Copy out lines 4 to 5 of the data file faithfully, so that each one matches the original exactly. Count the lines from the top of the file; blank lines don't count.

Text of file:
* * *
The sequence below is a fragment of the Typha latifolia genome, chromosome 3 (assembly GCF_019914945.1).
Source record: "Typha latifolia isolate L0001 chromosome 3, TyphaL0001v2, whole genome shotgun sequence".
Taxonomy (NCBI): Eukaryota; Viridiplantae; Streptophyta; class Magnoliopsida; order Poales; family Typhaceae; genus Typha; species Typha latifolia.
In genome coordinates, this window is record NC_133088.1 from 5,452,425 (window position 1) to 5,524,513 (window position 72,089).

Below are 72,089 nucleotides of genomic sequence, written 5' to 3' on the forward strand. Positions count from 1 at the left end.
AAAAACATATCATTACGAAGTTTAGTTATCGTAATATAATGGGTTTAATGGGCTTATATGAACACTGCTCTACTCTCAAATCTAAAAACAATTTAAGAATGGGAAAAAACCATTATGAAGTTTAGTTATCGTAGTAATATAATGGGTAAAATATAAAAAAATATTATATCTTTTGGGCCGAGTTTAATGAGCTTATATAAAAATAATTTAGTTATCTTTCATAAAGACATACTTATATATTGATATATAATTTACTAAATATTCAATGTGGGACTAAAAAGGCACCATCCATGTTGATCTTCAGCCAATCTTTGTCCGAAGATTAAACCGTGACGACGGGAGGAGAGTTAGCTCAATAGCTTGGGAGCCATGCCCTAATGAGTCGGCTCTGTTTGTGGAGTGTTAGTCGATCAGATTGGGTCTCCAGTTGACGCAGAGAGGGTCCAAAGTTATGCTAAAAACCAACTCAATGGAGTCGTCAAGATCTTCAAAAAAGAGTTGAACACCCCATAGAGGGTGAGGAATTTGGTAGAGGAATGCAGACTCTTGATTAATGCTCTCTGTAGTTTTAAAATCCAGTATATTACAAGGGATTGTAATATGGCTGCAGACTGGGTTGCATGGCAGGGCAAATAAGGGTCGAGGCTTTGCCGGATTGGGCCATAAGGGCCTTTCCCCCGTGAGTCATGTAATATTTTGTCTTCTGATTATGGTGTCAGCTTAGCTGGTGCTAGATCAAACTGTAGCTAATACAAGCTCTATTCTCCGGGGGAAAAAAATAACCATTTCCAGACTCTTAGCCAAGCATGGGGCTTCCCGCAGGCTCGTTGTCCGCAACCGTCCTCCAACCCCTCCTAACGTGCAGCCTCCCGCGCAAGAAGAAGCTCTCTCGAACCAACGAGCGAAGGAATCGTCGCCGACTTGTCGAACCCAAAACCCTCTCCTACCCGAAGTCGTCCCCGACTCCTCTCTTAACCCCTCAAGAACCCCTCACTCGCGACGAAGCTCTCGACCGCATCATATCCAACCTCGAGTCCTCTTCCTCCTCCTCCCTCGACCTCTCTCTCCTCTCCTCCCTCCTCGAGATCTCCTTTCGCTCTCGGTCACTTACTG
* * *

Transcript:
In genome coordinates, this window is record NC_133088.1 from 5,452,425 (window position 1) to 5,524,513 (window position 72,089).

Below are 72,089 nucleotides of genomic sequence, written 5' to 3' on the forward strand. Positions count from 1 at the left end.